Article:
A crown-of-thorns sea star eating a coral from the genus Acropora

The seaweed Sargassum polycystum may give a whole new meaning to the word “frenemy.” Normally the seaweed is the enemy of coral, secreting toxic chemicals, blocking sunlight, and damaging coral with its rough surfaces. But according to a new study, the seaweed may protect corals from crown-of-thorns sea stars (Acanthaster planci), which devastate coral colonies in the South Pacific.

“On the reefs that we study, seaweeds reduce coral growth by both chemical and mechanical means,” says Mark Hay, of the Georgia Institute of Technology and senior author of the new paper in the Proceedings of the Royal Society B. “But we found that seaweeds can benefit corals by reducing predation by the crown-of-thorns sea stars. Corals surrounded by seaweeds were virtually immune to attack by the sea stars, essentially converting the seaweeds from enemies to friends.”

The sea stars’ predation is far more harmful to the corals. “You don’t have to see the crown-of-thorns to know they have been on the reef,” says Cody Clements, a Georgia Tech graduate student and the study’s first author. “You can see where they have been because they leave trails of bleached white coral. All they leave behind are the coral skeletons.” In fact, the sea stars climb onto favored corals, invert their stomachs out through their mouths, and digest away the corals’ living tissues—leaving white skeletons like a trail of breadcrumbs that allowed Clements to not only see where the creatures had been, but also to track them to hiding places in the rocks.

Clements studied corals in an area off the coast of the Fiji islands where some reside in a marine protected area and others in neighboring, unprotected regions. “Marine protected areas where we work are often surrounded by areas of coral reef that are degraded and have lots of seaweeds,” says Clements. “If seaweed is increasing in prevalence in these degraded areas, it’s likely that these [sea star] predators will move into protected areas with more coral and less seaweed. That could compromise conservation efforts in these relatively small marine protected areas established to protect coral.”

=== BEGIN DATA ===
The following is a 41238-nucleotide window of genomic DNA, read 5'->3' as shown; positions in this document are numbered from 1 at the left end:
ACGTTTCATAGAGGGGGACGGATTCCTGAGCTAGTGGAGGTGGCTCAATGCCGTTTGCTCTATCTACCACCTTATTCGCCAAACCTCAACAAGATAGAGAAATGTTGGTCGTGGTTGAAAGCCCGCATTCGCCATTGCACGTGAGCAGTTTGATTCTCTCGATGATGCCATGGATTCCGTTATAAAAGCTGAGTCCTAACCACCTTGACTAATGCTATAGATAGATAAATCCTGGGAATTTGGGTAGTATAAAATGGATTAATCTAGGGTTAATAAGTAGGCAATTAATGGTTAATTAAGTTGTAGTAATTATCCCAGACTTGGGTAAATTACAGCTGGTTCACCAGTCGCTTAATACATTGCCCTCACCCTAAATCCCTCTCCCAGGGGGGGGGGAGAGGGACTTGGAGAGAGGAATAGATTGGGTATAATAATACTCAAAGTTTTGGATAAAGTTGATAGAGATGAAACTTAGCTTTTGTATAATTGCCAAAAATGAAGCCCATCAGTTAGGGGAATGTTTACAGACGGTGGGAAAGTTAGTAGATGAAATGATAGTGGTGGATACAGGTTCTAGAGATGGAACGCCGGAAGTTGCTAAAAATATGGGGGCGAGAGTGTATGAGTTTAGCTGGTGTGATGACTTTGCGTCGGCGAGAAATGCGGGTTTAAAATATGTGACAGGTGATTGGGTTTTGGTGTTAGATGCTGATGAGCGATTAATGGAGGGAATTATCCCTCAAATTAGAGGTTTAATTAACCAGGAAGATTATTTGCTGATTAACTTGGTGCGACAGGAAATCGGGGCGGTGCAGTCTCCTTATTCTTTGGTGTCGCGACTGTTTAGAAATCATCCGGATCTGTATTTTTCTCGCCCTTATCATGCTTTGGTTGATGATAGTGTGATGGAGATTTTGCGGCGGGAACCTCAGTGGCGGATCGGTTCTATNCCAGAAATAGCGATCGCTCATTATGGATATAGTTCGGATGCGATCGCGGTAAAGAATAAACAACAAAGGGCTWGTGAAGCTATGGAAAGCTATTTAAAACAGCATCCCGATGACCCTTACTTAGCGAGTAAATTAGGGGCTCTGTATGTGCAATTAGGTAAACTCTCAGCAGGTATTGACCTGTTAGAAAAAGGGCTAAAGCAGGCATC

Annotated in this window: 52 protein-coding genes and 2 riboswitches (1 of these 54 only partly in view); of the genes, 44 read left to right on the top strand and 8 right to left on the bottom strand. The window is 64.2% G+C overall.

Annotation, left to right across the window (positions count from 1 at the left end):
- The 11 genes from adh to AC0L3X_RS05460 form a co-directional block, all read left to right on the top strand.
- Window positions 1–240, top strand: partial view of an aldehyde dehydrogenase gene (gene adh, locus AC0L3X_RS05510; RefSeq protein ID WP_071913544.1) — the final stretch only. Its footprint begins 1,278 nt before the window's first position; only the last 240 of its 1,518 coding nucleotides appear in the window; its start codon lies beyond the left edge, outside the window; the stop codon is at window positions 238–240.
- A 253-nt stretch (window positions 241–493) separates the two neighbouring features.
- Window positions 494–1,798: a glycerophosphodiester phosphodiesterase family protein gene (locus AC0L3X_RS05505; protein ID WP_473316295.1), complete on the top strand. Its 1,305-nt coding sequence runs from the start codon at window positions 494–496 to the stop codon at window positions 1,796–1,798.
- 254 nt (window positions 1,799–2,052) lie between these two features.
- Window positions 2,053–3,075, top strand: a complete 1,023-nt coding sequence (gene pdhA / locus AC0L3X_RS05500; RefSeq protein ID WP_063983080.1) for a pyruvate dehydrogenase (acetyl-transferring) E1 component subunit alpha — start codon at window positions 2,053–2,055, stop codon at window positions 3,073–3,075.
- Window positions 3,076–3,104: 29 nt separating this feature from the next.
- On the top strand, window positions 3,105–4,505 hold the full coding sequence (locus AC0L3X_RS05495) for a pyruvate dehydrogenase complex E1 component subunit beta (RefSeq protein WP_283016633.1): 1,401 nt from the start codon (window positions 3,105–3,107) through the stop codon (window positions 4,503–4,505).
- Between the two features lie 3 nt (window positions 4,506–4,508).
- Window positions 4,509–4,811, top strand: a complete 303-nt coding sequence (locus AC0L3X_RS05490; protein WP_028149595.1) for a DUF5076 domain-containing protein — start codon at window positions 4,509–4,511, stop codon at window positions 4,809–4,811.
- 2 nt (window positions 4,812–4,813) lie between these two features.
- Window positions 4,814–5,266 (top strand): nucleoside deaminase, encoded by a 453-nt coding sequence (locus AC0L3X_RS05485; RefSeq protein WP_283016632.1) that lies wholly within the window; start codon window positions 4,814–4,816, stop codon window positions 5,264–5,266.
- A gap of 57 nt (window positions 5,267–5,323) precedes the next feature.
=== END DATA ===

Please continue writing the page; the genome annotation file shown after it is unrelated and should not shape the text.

To study the relationship between sea star attacks and seaweed cover, Clements used photographs to assess the amount of sea star damage to different coral colonies outside of the marine protected area (MPA), and related the damage to the amount of seaweed on corals in the attacked areas within the MPA. Coral colonies that had been attacked had, on average, just eight percent seaweed coverage, while nearby colonies of the same species that had not been attacked averaged 55 percent coverage of seaweeds.

Clements and Hay aren’t sure if the protective effects of the seaweed are mechanical or chemical—or perhaps both. But when Clements repeated the experiment with plastic aquarium seaweed instead of real seaweed, he found that it also had protective effects, suggesting the seaweed may simply offer physical impediments that make the coral difficult for the sea stars to find or consume.

The varying relationship between coral and seaweed illustrates the kind of complexity scientists have to understand when studying species-diverse ecosystems such as coral reefs, Clements notes. “In a scenario that didn’t involve the crown-of-thorns sea stars, interactions with the seaweed would have been negative for the coral. But when you add the crown-of-thorns into the equation, it can be beneficial for the coral to be associated with the seaweed. Even if it suffers reduced growth, that’s better than being eaten.”

Research such as this can help scientists protect corals, which play an essential role in the survival of reef ecosystems.

Image: Cody Clements, Georgia Tech

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